2019 River des Peres Trash Bash Recap

Thank you partners and volunteers for another successful River des Peres Trash Bash!

On Saturday October 19, 2019,  424 volunteers came together under sunny skies to clean up the creeks, streams and neighborhoods within the River des Peres Watershed.   Here are some quick highlights and numbers:

Trash Removed

  •  7 tons of trash and 150 tires removed in 3 hours!
  • Of the total, 1 ton of metal and all 150 tires will be recycled

Event Details

  • 15 cleanup sites along the river des Peres Watershed
  • 4 Check in locations- Willmore Park-St. Louis, Heman Park Community Center-University City, Hanley Hills City Hall, and Lorraine Davis Park-Webster Groves

Prizes awarded for: 

  • Strangest Trash Found – 20 year old (approx.) Nintendo Game
  • Most Valuable Trash Found – Power tool bag

Thanks to partners, volunteers enjoyed:

  • free t-shirt
  • breakfast & lunch
  • post event celebration at Willmore Park with DJ, educational booths and entertaining Renegade St. Louis history lesson about the River des Peres

In addition to the major partners, we are grateful for the following events partners who provided, resources, staff and/or hosted cleanup sites:

  • Ladue- three dump trucks and staff
  • Clayton -skid steer, truck and staff, also managed waste processing area
  • Des Peres- one dump truck and staff
  • Shrewsbury- one dump truck and staff
  • Frontenac -one dump truck and staff
  • Brentwood -one dump truck and staff
  • Creve Coeur- one dump truck and staff
  • University City site host, one dump truck and staff
  • Glendale staff-assisted Clayton staff at the waste processing area
  • Crestwood covered part of Domino’s pizza lunch cost for volunteers
  • Webster Groves site host
  • Hanley Hills site host
  • Dobbs, recycled 150 tires

Sound like fun? Join us for the  Confluence Trash Bash on March 21, 2020. Complete the form below to be notified when registration opens! 

Confluence Trash Bash 2020 registration notification



Volunteers Needed for 17th Annual River des Peres Trash Bash Saturday October 19

Great Rivers Greenway District, in partnership with the River des Peres Watershed Coalition, Missouri Department of Conservation, Metropolitan St. Louis Sewer District, and the City of St. Louis invites you to clean up the creeks and streams within the River des Peres Watershed.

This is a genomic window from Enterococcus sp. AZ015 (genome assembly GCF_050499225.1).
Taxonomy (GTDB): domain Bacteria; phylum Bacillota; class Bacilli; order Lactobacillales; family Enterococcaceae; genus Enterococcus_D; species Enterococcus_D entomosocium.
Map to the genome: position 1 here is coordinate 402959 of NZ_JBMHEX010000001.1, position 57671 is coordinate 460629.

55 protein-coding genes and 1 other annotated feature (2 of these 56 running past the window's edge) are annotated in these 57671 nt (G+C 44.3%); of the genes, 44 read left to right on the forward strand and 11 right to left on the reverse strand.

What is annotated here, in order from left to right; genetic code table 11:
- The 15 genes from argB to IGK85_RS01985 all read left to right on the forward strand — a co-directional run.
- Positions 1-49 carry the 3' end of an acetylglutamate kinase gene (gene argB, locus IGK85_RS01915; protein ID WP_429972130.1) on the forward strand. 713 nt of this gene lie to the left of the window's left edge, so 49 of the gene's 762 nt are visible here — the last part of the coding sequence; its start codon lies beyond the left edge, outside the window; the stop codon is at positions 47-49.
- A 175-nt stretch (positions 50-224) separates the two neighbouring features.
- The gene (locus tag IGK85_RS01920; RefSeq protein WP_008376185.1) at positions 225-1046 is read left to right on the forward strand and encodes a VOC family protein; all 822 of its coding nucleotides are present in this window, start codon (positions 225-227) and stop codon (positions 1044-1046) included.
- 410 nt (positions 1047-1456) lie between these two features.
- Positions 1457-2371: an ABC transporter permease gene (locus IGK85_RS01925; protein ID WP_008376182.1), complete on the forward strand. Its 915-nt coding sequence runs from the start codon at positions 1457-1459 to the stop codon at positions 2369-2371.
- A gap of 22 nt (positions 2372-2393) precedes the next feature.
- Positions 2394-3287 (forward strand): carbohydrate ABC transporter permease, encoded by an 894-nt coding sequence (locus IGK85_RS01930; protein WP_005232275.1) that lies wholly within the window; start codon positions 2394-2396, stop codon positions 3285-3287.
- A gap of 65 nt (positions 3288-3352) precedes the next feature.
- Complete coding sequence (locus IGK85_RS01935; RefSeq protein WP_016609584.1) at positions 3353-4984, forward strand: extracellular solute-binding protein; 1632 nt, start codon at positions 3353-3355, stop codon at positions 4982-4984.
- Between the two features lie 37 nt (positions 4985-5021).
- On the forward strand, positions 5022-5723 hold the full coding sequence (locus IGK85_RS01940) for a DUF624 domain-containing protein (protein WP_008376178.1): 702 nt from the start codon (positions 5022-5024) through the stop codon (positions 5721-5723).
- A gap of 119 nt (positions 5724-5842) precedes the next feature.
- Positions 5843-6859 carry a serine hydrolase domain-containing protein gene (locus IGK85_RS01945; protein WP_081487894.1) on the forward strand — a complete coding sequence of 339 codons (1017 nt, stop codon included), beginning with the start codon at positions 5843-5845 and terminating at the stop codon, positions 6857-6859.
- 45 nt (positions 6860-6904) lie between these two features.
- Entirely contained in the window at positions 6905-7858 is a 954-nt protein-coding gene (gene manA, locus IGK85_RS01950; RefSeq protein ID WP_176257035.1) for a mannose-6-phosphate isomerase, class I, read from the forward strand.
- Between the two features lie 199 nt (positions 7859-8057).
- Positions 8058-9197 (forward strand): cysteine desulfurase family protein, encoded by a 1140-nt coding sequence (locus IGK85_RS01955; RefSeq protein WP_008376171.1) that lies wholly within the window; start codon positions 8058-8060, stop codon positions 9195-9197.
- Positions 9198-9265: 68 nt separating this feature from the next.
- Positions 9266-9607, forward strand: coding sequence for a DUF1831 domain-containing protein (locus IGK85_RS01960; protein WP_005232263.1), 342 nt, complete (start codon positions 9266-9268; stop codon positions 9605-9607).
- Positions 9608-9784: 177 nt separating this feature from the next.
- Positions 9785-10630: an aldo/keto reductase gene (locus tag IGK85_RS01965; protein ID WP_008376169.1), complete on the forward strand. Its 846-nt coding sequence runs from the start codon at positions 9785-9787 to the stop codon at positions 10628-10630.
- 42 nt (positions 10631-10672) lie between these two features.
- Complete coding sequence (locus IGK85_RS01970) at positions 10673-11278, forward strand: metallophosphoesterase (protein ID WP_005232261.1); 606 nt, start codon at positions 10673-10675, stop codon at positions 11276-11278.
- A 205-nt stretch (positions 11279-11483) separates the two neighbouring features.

This is a family friendly event that improves neighborhoods by removing trash and improving water quality in St. Louis City and St. Louis County.
Volunteers of all ages are needed to clear litter from several sites, including Gravois Creek, Deer Creek, River des Peres and the Mississippi River.

“This year’s floods revealed how trash or plastic bottles dropped on streets and sidewalks winds up in our waterways,” says Tom Schweiss, Great Rivers Greenway Conservation Manger. “At the peak of the flooding, many people were dismayed by all of the trash floating in the River des Peres and wanted to know what could be done to clean it up. The Trash Bash is a great opportunity to get involved and do just that. We need all hands on deck to remove the trash, restore habitat, and improve water quality for everyone who lives in the watershed.”

Registration will take place from 8:00 to 8:45 a.m. at four locations – Willmore Park, located on the east side of the River des Peres and just north of the intersection of Hampton and Gravois Avenues in St. Louis City; the Heman Park Community Center, located at 975 Pennsylvania in University City; Hanley Hills City Hall located at 7713 Utica Drive; and Lorraine Davis Park, located at 145 E. Waymire in Webster Groves Free breakfast will be provided at each location, and all volunteers will get a free t-shirt.

The cleanup will last from 9:00 a.m. to noon with a celebration and appreciation pizza lunch at Willmore Park from noon to 2 p.m. Volunteers will also be rewarded with musical entertainment and prizes for the “best” trash finds in three categories—most valuable, oldest, and weirdest.

Volunteers at the 2018 Trash Bash removed 6.7 tons of debris from streams and creeks within the River des Peres Watershed in only three hours. The final tally included 138 tires, 1.4 tons of scrap metal, .45 tons of recycling material and 4.8 tons of trash. Long-time volunteers, youth and community groups, as well as new faces from across the region, are encouraged at this year’s Trash Bash to work together to improve the River des Peres Watershed.

For more information or to register in advance, STLTrashBash.org.

Willow Staking along the Meramec Greenway